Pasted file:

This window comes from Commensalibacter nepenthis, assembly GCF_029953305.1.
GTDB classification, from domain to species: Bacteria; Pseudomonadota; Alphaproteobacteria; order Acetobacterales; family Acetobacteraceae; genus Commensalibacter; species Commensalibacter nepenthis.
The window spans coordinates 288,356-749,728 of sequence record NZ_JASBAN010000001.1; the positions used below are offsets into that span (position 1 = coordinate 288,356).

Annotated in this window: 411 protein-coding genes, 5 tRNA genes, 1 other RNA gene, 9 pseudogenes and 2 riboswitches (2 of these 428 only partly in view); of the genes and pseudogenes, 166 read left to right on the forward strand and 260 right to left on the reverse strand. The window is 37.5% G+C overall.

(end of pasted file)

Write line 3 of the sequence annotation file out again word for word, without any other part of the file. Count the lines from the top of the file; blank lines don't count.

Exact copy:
The window spans coordinates 288,356-749,728 of sequence record NZ_JASBAN010000001.1; the positions used below are offsets into that span (position 1 = coordinate 288,356).